Slow starts are often difficult to overcome. Whether that’s referring to the player overcoming a slow start and turning a season around or a fanbase forgetting the slow start after said turnaround occurs, both can be true. For Taylor Hall, many were worried that he may not be the same player he was during his 16-game stint with the Boston Bruins in the regular season last year. It was a fair opinion to have given the fact that David Krejci was no longer the center on Hall’s line and as a result, the veteran winger would score just six goals and 14 points through his first 26 games of the season.
In general, the Bruins’ roster as a whole seemed fairly mediocre at this time. They weren’t particularly bad, but they definitely didn’t look like a lock to make the playoffs or compete for the Stanley Cup. That all changed when the calendar flipped to 2022, however, and head coach Bruce Cassidy shuffled his lines to get the most out of his roster.
One such change saw Cassidy finally break up the line of Patrice Bergeron, Brad Marchand and David Pastrnak. Sliding the latter down to the second line to play alongside Hall, things immediately started to click for the Bruins and everybody started firing on all cylinders. Hall was no exception to this.
Since Jan. 1, 2022, Hall has scored 10 goals and 40 points in 44 games and has looked like a legitimate top-line left-winger. The reason this is so invaluable to the Bruins comes down to the fact that Hall isn’t the team’s top left-winger. In fact, if we’re evaluating his spot on the team among wingers in general, it’s very fair to say that he’s only expected to be the third-best winger and fourth-best forward on the roster behind Marchand and Pastrnak and Bergeron. This is in line with his production as well given the fact that the ranks tied for third on the team in points with Bergeron.
Hall has been among the best players in the NHL since the start of the 2022 calendar year and he’s been a huge part of the Bruins’ continued success and ascent up the standings. His chemistry with Pastrnak has been evident since their first shift together. It also stands to reason given how talented of a playmaker he’s been throughout his career that he’d excel with a natural goal-scorer like Pastrnak.
More impressive than the raw point production from Hall has been the consistency at which he’s produced. To find a time when Hall went more than one game without recording a point, you’d have to go all the way back to February. His play with and without the puck is always something to admire as he’s become known as a walking (or skating) highlight-reel machine, but getting the point production to match has been crucial for the Bruins given some of the roster turnover they’ve experienced in recent years.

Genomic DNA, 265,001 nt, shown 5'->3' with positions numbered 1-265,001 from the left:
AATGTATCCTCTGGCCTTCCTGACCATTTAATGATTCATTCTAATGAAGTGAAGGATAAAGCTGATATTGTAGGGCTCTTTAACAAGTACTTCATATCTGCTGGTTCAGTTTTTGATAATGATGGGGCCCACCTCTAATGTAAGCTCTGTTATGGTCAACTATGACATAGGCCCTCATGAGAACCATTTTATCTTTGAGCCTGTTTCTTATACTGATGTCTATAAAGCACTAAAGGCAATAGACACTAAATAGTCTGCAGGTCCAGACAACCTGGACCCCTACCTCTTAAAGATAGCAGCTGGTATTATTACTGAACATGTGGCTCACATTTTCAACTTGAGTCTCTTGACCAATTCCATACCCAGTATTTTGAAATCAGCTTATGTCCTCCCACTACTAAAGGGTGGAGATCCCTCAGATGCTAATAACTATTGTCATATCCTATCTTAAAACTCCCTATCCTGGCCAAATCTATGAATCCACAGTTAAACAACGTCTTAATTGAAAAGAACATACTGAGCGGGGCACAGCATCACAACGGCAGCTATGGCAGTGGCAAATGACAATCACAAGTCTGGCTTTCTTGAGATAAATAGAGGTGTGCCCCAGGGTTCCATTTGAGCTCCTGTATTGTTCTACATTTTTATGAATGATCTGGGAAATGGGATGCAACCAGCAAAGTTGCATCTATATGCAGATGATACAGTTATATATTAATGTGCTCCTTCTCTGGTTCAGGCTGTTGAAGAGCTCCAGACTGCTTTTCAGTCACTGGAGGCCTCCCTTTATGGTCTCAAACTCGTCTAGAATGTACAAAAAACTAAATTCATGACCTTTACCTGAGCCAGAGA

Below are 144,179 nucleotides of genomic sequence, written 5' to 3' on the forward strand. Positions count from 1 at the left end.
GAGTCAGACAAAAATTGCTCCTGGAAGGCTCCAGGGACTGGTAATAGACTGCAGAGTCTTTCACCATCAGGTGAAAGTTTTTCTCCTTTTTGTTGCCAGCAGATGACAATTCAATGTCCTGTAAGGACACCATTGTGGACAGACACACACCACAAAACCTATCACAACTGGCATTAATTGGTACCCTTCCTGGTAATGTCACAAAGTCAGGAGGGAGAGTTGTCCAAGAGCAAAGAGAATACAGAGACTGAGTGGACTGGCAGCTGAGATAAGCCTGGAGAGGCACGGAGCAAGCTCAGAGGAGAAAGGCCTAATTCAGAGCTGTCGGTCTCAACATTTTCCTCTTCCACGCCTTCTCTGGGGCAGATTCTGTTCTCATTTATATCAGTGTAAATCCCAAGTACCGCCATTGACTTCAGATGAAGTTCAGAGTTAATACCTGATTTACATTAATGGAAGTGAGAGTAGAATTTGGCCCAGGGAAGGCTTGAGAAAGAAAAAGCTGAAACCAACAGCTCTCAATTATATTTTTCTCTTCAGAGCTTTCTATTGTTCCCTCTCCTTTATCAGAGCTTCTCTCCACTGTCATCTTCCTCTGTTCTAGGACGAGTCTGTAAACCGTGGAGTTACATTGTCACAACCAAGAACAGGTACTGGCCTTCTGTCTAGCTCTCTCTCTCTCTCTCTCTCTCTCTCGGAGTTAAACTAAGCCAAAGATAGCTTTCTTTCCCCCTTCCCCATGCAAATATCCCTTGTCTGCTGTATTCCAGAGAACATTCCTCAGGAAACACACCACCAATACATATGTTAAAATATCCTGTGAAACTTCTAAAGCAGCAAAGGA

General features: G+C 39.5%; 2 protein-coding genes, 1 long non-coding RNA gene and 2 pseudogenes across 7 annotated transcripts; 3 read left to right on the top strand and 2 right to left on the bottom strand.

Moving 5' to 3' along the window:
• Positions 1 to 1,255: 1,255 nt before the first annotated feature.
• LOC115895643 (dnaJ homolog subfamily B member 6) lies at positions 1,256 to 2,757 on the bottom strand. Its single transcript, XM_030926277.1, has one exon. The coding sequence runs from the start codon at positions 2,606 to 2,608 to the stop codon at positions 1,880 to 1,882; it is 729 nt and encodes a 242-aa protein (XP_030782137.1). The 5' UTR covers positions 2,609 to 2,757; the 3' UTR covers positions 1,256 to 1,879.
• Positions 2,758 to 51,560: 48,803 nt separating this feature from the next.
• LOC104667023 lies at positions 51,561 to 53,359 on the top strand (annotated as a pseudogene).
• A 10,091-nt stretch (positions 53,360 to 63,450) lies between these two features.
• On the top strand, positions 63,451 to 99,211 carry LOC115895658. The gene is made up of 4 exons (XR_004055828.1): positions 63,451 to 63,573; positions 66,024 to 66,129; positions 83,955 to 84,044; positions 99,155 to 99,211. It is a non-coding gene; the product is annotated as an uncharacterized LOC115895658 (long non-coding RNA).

Hall’s Production Will Need To Continue in Pastrnak’s Absence
With Pastrnak out of the Bruins’ lineup, Hall and center Erik Haula will be joined by newcomer Marc McLaughlin who will be skating in just his third NHL game when they take on the Tampa Bay Lightning on Friday. It’ll be a tough matchup for the Bruins who will aim to stave off the Lightning who are tied with the Bruins with 93 points each. As it stands, the Bruins hold the third spot in the Atlantic Division with the Lightning occupying the first Wild Card spot in the Eastern Conference, but the two teams could swap places by the end of the night.
This is especially true with the absence of Pastrnak and Hampus Lindholm. It’ll be up to the players who are healthy and in the lineup to pick up the slack for the rest of the team Friday and Hall will be as important in this equation as anyone. Though he may not generate as many scoring chances without Pastrnak on the ice, he and Haula should be able to take some of the pressure off of the team’s top line in what should serve as a very important game this season.
The next-player-up test is a very important one heading into the playoffs and it’s something the Bruins will have to work on Friday. Though they faltered against the Detroit Red Wings in a 5-3 loss on Feb. 5 while dealing with injuries, the fact that this game was on the second night of a back-to-back also contributed to that performance. With two days of rest between their last game and Friday night’s game, they’ll get a chance to prove they can compete with a very tough divisional rival despite being shorthanded.
Brandon Share-Cohen has covered the NHL and various professional sports for seven years. Working with The Hockey Writers, Brandon works extensively on covering the Boston Bruins in addition to his role as the News Team Lead.